Python confusing function reference

Can anyone explain to me why the two functions below a and b are behaving differently. Function a changes names locally and b changes the actual object.

Where can I find the correct documentation for this behavior?

def a(names):
    names = ['Fred', 'George', 'Bill']

def b(names):
    names.append('Bill')

first_names = ['Fred', 'George']

print "before calling any function",first_names
a(first_names)
print "after calling a",first_names
b(first_names)
print "after calling b",first_names

Output:

before calling any function ['Fred', 'George']
after calling a ['Fred', 'George']
after calling b ['Fred', 'George', 'Bill']

Best answer

Function a creates a new, local variable names and assigns list ['Fred', 'George', 'Bill'] to it. So this is now a different variable from the global first_names, as you already found out.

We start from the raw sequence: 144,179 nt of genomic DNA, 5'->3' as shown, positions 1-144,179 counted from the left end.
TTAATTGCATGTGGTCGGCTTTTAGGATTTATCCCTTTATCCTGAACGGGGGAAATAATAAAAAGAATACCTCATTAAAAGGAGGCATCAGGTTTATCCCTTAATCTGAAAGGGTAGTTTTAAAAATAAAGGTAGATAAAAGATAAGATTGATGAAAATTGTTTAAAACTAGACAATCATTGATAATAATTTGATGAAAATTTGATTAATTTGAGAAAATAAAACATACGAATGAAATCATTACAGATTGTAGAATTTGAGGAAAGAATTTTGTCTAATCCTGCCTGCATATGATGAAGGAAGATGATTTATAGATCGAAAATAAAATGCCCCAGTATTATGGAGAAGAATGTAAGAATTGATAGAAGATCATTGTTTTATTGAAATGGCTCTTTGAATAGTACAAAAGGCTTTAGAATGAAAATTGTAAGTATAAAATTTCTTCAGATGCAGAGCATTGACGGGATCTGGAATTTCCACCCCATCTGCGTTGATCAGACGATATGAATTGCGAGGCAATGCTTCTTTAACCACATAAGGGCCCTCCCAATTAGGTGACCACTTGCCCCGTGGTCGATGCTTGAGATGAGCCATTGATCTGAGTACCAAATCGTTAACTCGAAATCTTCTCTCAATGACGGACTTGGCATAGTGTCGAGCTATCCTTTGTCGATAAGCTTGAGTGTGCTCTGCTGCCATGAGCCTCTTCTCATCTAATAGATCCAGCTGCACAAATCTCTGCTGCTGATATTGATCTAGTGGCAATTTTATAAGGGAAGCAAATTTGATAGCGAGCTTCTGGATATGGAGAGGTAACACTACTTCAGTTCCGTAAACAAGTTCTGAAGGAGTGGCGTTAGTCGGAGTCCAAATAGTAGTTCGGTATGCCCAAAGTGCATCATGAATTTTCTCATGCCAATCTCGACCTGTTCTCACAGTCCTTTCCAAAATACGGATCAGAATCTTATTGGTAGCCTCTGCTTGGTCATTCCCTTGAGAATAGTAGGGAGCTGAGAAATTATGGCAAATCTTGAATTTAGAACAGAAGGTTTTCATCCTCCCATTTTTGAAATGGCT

You can read about modifying a list inside a function here.

One way to make function a behave the same as function b is to make the function a modifier:

def a(names):
    names += ['Bill']

Or you could make a pure function:

def c(names):
    new_list = names + ['Bill']
    return new_list

And call it:

first_names = c(first_names)
print first_names
# ['Fred', 'George', 'Bill']

A pure function means it doesn’t change the state of the program, i.e. it doesn’t have any side effects, like changing global variables.